A group of us once got into a long argument about the quality of the thoroughbred name “Seattle Slew.” The people on my side of the argument believed that the name was awesome. The people on the other side of the argument believed that the name, well, was not awesome at all. The argument solved absolutely nothing, of course, because you can’t win or lose an argument about an entirely subjective thing like Ginger or Mary Ann, Unitas or Montana, or how good a name sounds. This, I think, is why many sports fans love to stay in the realm of the subjective. Nobody can ever lose an argument.
But my point here is not to explain why I think Seattle Slew is a great name (you either get that or you don’t) but to point out right at the start that I’m the kind of person who will waste numerous hours pointlessly arguing about it. I romanticize thoroughbred names. I can’t help it. OF COURSE, Secretariat ran away from Sham — how could it be any different? He was Secretariat. And he was Sham.
To me, the marvelously named Whirlaway HAD TO BE a wildly inconsistent horse — how could a horse named Whirlaway be anything but wildly inconsistent? Whirlaway would tend to drift in his races, as if daydreaming, and he lost plenty that he should have won. But, when right, when locked in, Whirlaway was unbeatable, as he was in the 1941 Kentucky Derby when he ran 2:01.4, a record at the time. He won the Preakness and the Belmont too.
Spectacular Bid made a spectacular bid for the Triple Crown, but lost the Belmont to Coastal. Is it a coincidence that Silver Charm, after winning the first two legs of the Triple Crown, lost the Belmont to Touch Gold? Zenyatta, after 19 consecutive victories, lost her final race on Saturday despite a remarkable closing charge down the stretch. What horse beat Zenyatta and sent horse racing fans into a Saturday night depression? Blame Blame, of course.
Think about the power of names like Northern Dancer and Majestic Prince and Damascus and Alysheba. One of the great questions in sports, is this: Do the names make the horses? Or do the horses make the names?
“What’s in a name? that which we call a rose
By any other name would smell as sweet;”
— Romeo and Juliet
“A rose by another other name would wither and die.”
— Alan Swann, My Favorite Year.
So what is it? Is Affirmed a great name? Is Seabiscuit a great name? Maybe, maybe not, but those horse were so wonderful that their names took on power.* Those BECAME great names.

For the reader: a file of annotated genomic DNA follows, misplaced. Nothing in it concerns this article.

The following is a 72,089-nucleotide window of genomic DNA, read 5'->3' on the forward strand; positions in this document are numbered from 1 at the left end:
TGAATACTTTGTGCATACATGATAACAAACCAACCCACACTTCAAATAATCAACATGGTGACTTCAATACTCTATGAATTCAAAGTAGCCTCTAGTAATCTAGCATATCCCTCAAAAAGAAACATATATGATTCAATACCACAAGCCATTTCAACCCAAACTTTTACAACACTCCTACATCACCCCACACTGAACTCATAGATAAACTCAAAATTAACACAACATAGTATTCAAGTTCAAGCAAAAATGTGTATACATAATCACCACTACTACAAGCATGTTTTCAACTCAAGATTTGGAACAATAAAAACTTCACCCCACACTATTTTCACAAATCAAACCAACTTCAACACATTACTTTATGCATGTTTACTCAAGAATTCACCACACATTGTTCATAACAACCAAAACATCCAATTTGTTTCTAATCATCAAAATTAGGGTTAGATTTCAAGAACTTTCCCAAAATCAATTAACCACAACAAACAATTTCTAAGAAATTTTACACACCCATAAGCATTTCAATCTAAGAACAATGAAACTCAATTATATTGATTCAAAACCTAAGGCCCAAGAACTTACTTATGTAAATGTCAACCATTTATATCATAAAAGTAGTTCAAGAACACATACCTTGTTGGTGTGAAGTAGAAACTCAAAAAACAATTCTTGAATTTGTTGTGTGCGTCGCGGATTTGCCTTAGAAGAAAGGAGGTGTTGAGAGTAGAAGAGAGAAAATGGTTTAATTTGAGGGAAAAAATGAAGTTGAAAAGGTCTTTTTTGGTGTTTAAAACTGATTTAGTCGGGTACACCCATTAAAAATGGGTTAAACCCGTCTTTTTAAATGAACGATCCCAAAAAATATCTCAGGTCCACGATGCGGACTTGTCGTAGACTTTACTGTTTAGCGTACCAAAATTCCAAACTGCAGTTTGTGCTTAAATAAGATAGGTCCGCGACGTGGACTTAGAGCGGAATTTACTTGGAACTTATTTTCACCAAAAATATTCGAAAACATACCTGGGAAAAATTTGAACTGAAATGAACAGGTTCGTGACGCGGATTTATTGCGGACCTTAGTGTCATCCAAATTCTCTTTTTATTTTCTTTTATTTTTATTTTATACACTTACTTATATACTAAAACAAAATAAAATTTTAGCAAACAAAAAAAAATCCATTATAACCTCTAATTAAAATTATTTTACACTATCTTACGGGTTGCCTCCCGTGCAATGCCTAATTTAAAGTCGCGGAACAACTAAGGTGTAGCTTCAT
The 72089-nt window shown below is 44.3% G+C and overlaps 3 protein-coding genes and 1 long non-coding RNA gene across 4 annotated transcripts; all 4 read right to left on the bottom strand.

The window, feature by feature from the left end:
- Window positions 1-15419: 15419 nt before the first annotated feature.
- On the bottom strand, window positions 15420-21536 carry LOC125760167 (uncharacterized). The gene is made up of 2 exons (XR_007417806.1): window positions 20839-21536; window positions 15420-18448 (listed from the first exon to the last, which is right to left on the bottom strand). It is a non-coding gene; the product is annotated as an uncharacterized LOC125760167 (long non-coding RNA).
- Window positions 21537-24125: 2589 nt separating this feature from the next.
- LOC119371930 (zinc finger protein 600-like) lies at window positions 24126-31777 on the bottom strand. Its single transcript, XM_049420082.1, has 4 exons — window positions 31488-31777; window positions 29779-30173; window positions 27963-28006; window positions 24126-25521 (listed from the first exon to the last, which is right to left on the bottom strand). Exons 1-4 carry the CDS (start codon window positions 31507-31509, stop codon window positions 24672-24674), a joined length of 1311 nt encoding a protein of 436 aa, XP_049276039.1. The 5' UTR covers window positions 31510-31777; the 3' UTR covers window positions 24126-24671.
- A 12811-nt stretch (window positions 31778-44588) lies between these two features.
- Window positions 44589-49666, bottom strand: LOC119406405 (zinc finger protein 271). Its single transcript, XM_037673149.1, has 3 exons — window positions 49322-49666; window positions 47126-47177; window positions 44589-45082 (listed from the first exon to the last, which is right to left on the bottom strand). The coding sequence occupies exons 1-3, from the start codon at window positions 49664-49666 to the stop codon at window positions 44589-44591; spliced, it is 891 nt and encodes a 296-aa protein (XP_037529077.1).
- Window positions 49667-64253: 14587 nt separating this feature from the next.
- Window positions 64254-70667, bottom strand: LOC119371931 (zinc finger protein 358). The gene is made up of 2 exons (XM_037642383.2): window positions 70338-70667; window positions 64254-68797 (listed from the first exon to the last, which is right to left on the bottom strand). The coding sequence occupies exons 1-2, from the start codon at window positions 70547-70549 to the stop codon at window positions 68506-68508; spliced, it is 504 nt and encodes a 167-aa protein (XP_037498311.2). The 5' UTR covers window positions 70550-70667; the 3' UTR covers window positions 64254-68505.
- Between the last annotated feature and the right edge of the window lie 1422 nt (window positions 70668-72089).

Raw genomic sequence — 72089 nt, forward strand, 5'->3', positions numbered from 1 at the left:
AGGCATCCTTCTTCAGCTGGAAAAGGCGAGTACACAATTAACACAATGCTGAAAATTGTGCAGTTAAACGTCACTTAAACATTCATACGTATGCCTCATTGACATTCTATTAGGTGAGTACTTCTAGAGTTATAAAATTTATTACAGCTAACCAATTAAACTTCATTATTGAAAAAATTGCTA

*Though an inarguably bad name — like A.P. Indy or Buckpasser or Tom Fool — stays bad no matter how great the horse.
All of which finally leads us to our point: You probably know the story of Man O’ War, one of the great racehorses of all time. Man O’ War won 20 of his 21 races. Most people probably assume that Man O’ War won the Triple Crown — he did not. He probably would have won it, but his owner — Samuel D. Riddle — did not enter him in the Kentucky Derby. Riddle supposedly had something against the great state of Kentucky*. Anyway, Man O’ War did go to the Preakness where he breezed to a length and a half victory. He then went to the Belmont and won by 20 lengths. He won every race for the rest of his career, including the Dwyer Stakes, the Travers and so on. He retired after that year, universally celebrated as the greatest race horse of the age.
*Seventeen years later, Riddle’s horse War Admiral — sired by Man O’ War — was entered in the Kentucky Derby and did win the Triple Crown.
Man O’ War was so great and overwhelming that The Associated Press named him Horse of the Century AHEAD of Secretariat.
OK, so that’s background. Well, as you probably know, a legend has built up around Man O’ War — a legend so powerful and convincing that people simply refuse to believe it isn’t true. As mentioned, Man O’ War lost only one race in his extraordinary career. That was at Saratoga Springs, in New York, at the Sanford Memorial on August 13, 1919.
He lost the race to a horse named “Upset.”
Now, I had always been told and always believed that this event — Upset beating Man O’ War — was so shocking that the sports word “Upset” (meaning “an unexpected defeat of the favorite in a game”) was popularized that day. The legend is that every time you hear the word upset — like you do 4,853,953 times during the college football season — it goes back to that day when a little horse called Upset beat the great Man O’ War.
It’s a beautiful little story. It perfectly fits the imagination. Imagine it: A horse named Upset so shocks the world by beating an unbeatable horse, that his very name becomes a noun representing shock. It would be like calling modern upsets “Eruziones” or “Busters” — which would be awesome, by the way. But so far we are sticking with “upset.” And that was the name of the horse that beat Man O’ War. And yes, it’s a great story.
Unfortunately, it isn’t true. And, if you do a little bit of research, you will find that it’s not even close to being true and there’s no way it even could be true. We’ll get to all that in a second.
First, we look at the noun “upset.” According to the Oxford English Dictionary, the word “upset” as a noun meaning “an overturning or overthrow of ideas, plans, etc.” goes back to 1822 — almost 100 years before Man O’ War lost.